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Sen. Franken talks health care, wind and transportation in SW Minnesota

Sen. Al Franken hit the road to southwest Minnesota Thursday — and suprise! — folks wanted to talk about health care.

The Marshall Independent says he spent the day at Southwest Minnesota State University, the Schwan Food Co. and the hospital in Dawson.

The paper said he heard from Avera Marshall Regional Medical Center President Mary Maertens, who supports health care reform but not at the expense of rural providers:

“We don’t want unintended consequences for rural health care,” Maertens said. “We don’t want a systems model that rewards only metro area hospitals.”

Franken said he agreed with those thoughts and said health care reform must be based on quality of service at an affordable cost. Minnesota already has a history of providing such care, Franken said.

He also addressed global climate change, transportation and education, the paper said.

Franken said one reason for the economic downturn is because the nation has not invested in infrastructure such as highways. While the U.S. has a significant debt, it must still invest in highways and other infrastructure projects, Franken said.

No Child Left Behind may force school districts to pay more attention to minority students and holds the district accountable, but it punishes districts instead of encouraging them to find innovative and creative ways to engage students, Franken said.

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Comments (5)

  1. Submitted by Joe Johnson on 08/21/2009 - 08:49 am.

    Al thinks SW MN is Chaska

  2. Submitted by Aaron Klemz on 08/21/2009 - 09:25 am.

    Oh, is that why he went to Marshall and Dawson, then?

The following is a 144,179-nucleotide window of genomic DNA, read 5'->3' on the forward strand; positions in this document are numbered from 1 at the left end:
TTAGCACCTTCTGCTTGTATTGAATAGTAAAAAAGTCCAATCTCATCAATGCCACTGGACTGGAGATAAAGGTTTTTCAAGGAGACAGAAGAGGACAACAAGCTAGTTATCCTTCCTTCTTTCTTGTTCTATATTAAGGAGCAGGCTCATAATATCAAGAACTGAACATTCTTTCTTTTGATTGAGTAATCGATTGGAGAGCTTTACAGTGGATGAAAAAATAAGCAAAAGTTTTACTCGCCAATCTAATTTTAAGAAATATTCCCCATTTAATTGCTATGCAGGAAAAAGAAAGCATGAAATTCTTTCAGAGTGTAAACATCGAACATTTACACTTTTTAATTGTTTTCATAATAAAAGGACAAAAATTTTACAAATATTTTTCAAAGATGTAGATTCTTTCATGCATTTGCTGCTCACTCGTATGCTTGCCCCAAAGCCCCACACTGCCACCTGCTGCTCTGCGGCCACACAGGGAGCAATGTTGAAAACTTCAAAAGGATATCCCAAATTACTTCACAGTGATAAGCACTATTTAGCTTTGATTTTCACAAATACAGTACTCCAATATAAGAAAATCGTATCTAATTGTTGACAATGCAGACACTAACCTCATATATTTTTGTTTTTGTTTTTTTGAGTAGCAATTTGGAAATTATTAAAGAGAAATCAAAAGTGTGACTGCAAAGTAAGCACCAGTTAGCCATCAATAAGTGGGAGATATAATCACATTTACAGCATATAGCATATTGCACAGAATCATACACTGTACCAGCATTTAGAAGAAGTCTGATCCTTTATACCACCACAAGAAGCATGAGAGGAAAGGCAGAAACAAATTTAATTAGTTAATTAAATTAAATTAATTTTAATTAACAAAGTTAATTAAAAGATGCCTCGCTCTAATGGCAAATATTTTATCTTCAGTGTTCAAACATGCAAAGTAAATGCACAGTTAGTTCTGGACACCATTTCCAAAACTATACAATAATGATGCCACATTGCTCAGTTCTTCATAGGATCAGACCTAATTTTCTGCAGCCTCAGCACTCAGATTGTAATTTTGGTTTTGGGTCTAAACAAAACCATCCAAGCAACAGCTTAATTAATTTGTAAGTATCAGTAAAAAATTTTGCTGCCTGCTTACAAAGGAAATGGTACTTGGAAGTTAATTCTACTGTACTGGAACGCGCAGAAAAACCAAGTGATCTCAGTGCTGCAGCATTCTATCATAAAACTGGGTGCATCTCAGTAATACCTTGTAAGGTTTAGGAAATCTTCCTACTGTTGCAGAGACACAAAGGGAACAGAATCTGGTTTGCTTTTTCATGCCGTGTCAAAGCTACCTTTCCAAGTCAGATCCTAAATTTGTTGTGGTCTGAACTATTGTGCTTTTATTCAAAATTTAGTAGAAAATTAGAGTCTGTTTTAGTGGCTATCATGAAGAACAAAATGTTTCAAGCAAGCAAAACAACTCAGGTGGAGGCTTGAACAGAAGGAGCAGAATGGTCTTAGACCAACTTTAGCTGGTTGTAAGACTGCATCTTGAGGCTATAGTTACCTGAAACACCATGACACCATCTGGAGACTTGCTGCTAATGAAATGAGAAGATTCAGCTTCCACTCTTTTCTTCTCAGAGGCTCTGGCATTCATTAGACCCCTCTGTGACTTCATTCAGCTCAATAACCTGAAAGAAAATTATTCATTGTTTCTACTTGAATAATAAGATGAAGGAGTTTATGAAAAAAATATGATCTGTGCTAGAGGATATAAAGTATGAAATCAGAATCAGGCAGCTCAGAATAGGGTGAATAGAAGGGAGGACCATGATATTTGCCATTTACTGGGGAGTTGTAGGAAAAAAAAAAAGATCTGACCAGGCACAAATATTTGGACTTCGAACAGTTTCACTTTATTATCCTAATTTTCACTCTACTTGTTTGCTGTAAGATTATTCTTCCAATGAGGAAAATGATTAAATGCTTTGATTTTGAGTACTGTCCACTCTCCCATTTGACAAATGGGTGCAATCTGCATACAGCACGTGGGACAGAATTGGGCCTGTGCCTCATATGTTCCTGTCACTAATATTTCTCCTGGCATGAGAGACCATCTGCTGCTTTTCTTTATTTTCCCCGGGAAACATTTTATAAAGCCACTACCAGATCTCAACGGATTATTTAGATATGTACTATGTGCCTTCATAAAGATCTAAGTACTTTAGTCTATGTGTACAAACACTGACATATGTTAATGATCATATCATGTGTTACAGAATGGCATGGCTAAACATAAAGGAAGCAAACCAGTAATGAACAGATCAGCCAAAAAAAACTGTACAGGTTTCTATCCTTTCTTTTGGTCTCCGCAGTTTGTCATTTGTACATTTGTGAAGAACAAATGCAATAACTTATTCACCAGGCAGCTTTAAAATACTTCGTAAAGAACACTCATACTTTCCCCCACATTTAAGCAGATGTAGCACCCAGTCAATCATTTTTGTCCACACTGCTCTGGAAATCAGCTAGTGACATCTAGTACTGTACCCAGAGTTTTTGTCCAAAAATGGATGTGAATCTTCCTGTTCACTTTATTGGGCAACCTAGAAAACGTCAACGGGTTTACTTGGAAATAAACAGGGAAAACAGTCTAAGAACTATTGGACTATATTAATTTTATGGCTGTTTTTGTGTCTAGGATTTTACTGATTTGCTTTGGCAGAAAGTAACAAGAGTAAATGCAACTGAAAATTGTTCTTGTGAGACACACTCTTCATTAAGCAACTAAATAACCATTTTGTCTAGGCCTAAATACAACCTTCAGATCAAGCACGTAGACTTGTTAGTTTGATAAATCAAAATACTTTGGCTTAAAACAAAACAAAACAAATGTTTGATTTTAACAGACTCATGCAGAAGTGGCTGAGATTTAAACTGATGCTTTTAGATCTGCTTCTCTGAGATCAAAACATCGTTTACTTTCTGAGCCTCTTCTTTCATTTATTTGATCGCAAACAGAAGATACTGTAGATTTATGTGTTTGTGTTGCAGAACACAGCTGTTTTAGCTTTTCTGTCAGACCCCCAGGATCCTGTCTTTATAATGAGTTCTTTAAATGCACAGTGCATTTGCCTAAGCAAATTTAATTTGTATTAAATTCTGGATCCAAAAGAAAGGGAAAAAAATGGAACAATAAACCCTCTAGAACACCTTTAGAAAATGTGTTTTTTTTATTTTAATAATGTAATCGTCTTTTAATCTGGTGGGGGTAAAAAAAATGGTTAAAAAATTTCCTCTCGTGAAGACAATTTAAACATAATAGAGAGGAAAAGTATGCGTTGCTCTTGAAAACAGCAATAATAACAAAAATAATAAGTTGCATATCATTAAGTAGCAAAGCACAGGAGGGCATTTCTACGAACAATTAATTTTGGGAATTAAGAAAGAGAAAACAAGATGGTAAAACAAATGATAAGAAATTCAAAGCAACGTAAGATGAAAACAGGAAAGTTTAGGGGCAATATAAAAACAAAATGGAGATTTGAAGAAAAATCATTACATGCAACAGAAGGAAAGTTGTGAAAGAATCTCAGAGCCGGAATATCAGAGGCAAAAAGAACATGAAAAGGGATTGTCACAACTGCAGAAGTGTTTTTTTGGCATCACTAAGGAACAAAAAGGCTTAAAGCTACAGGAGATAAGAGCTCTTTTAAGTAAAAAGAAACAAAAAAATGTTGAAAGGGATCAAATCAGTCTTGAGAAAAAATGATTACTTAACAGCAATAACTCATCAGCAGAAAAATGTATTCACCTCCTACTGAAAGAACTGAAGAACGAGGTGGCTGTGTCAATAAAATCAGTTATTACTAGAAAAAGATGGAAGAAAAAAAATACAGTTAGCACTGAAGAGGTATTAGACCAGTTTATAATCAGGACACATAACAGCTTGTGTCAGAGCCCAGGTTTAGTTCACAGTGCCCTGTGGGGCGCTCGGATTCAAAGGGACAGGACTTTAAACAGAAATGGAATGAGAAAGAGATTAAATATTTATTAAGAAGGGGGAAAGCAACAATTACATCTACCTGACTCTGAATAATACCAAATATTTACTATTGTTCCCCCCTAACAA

3. Submitted by Joe Johnson on 08/21/2009 - 09:42 am.

    They told him it was a USO tour.

  4. Submitted by John Roach on 08/21/2009 - 04:20 pm.

    Hmmm.

    Apparently USO tours are now fodder for derogatory comments in some circles. Franken has entertained troops on seven different tours including several to Iraq, Afghanistan and Kosovo over the last 10 years. He also continues to visit wounded soldiers at Bethesda and Walter Reed on a regular basis.

    What a loser, eh?

  5. Submitted by Bernice Vetsch on 08/21/2009 - 05:48 pm.

    Re: Rural and small town (and big city) populations where the availability of health care services is limited due to a lack of providers or to prices that are not affordable for residents.

    Senator Franken could PLEASE support Bernie Sanders’ (D-VT) amendment to the Senate bill (James Clyburn of SC has the House version) that would increase funding for “federally qualifying health centers” (community clinics) from $2 billion to $8 billion. This would allow increasing the number of clinics, which use a sliding fee scale, from 1,200 to 4,800 within the next five years.

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